Michelangelo is one of the most famous artists in the history of Italy. His work is considered by many to be the best Renaissance art ever created, and his sculptures and paintings (including David and the ceiling of the Sistine Chapel) attract the attention and command the awe of thousands of individuals each year.
Although Michelangelo was sent to school as a child, he was apparently disinterested in his schoolwork, having determined to become an artist the likes of which the world had never seen at a very early age. He was therefore schooled by some of the most famous artists of the time period in various venues throughout Italy.
The life of Michelangelo began in Caprese, Italy, a short distance from the city of Florence. Considered one of the most breathtaking cities in all the world, Florence has long been considered a historical, cultural, and artistic hub of Europe.
Perhaps because of the great beauty of Florence, his studies were of little interest to him. His father enrolled him in a grammar school with the famous Humanist teacher Francesco da Urbino, but Michelangelo was unimpressed with scholastics, and instead chose to spend his time among the great works of art and architecture throughout Florence.
As Michelangelo showed great promise as an artist early in his life, he was apprenticed at age 13 to one of Florence’s preeminent Renaissance artists. This man, Domenico Ghirlandaio, was famous for his works at cathedrals and chapels in Italy and his working with Michelangelo was considered a great honor.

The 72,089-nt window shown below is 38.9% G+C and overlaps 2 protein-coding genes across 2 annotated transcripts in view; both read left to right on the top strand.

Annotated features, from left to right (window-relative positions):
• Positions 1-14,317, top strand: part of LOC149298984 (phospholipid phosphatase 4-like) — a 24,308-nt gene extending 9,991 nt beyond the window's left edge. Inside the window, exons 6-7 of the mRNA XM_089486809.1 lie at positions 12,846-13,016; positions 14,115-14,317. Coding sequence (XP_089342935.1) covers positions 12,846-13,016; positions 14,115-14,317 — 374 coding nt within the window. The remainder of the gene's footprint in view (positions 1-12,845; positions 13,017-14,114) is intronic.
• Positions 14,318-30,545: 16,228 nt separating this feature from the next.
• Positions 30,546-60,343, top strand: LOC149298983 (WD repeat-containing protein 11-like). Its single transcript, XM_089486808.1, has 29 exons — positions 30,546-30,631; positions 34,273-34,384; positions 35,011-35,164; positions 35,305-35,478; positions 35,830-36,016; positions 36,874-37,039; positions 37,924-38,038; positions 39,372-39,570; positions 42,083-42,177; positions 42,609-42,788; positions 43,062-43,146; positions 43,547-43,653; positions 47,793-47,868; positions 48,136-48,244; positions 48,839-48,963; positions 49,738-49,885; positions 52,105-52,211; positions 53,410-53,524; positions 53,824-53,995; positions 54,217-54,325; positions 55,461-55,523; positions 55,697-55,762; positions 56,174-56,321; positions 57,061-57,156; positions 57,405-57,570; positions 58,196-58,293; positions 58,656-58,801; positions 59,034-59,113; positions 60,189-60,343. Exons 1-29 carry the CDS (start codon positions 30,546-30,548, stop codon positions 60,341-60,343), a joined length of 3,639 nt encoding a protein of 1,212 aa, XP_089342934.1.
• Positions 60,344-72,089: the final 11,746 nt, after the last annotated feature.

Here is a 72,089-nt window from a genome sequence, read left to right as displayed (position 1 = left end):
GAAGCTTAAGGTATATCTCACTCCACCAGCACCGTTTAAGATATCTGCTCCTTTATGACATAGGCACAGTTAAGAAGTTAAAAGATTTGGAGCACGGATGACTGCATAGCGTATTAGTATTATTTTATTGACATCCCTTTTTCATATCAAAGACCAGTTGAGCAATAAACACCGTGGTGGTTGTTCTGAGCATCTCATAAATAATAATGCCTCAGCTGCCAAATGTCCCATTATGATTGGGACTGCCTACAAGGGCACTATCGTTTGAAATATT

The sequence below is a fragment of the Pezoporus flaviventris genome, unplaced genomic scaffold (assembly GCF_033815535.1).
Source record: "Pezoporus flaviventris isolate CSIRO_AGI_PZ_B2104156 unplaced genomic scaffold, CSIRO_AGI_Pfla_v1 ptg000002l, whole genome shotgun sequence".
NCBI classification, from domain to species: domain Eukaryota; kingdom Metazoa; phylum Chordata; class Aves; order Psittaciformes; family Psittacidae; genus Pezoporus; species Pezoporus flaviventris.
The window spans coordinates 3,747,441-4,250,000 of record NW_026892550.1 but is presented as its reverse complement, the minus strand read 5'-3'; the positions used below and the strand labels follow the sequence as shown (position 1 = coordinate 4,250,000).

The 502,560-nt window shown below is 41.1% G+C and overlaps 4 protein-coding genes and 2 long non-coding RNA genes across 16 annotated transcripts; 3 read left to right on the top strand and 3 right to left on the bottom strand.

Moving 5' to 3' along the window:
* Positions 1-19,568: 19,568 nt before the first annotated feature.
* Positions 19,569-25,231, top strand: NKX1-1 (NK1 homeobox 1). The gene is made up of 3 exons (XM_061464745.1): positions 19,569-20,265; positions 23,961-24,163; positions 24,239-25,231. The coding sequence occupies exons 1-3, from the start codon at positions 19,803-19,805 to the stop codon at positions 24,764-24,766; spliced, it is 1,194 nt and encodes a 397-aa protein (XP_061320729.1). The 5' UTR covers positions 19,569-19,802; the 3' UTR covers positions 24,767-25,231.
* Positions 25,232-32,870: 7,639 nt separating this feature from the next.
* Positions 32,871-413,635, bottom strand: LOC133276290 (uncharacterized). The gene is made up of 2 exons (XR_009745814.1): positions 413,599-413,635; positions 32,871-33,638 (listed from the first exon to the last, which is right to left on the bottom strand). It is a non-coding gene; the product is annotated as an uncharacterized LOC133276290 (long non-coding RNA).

When Michelangelo turned 14 years old, Ghirlandaio began paying him for his work as an apprentice, which was extremely unusual for apprenticeships at the time, demonstrating the great talent of the artist even as a teenager. Michelangelo’s schooling under famous artists, however, was far from complete.
In 1489, Ghirlandaio was asked by the ruler of Florence (Lorenzo dé Medici) to send him his best two students for continued study. Michelangelo was chosen as one of the students to attend school at Florence’s Humanist Academy, which met in dé Medici’s garden.
He would further hone his skills as a Renaissance artist. He spent his time at the academy studying under the medalist and sculptor Bertoldo di Giovanni, a student under Donatello, who would subsequently teach many of Italy’s famous Renaissance sculptors.
Michelangelo’s love for sculpture continued to grow, and so did the attention of the world to his work. Even at seventeen years of age, his sculpting prowess was widely revered. Competition among the artists at the academy was fierce—Pietro Torrigiano, another noted Italian sculptor, became so enraged with Michelangelo at one point that he struck him in the face. The prominent misshaping of the artist’s nose in all of his self-portraits is evidently the result of the hit.
Lorenzo dé Medici, the man who gave Michelangelo the tools and schooling to perfect his artistry, passed away in 1492. Michelangelo decided that it was time to return home to his family, but he continued studying on his own.
Although the practice was forbidden at the time by the church, Michelangelo got special permission to study anatomy and dissect the dead at a hospital in the church of Santo Spirito. He used his new knowledge of the human body to create some of his most famous works, including the Creation of Adam on the Sistine Chapel’s ceiling, which is shaped like the human brain.
With his formal schooling now completed, Michelangelo was free to take work wherever he wished. His demand as an artist grew, and he began creating some of the most famous works of his career.
Once he was finished in school, Michelangelo sculpted his famous statue of David, painted the ceiling of the Sistine Chapel, the sculptures in the Church of San Pietro, and he finished the architectural work on St. Peter’s Basilica in Rome.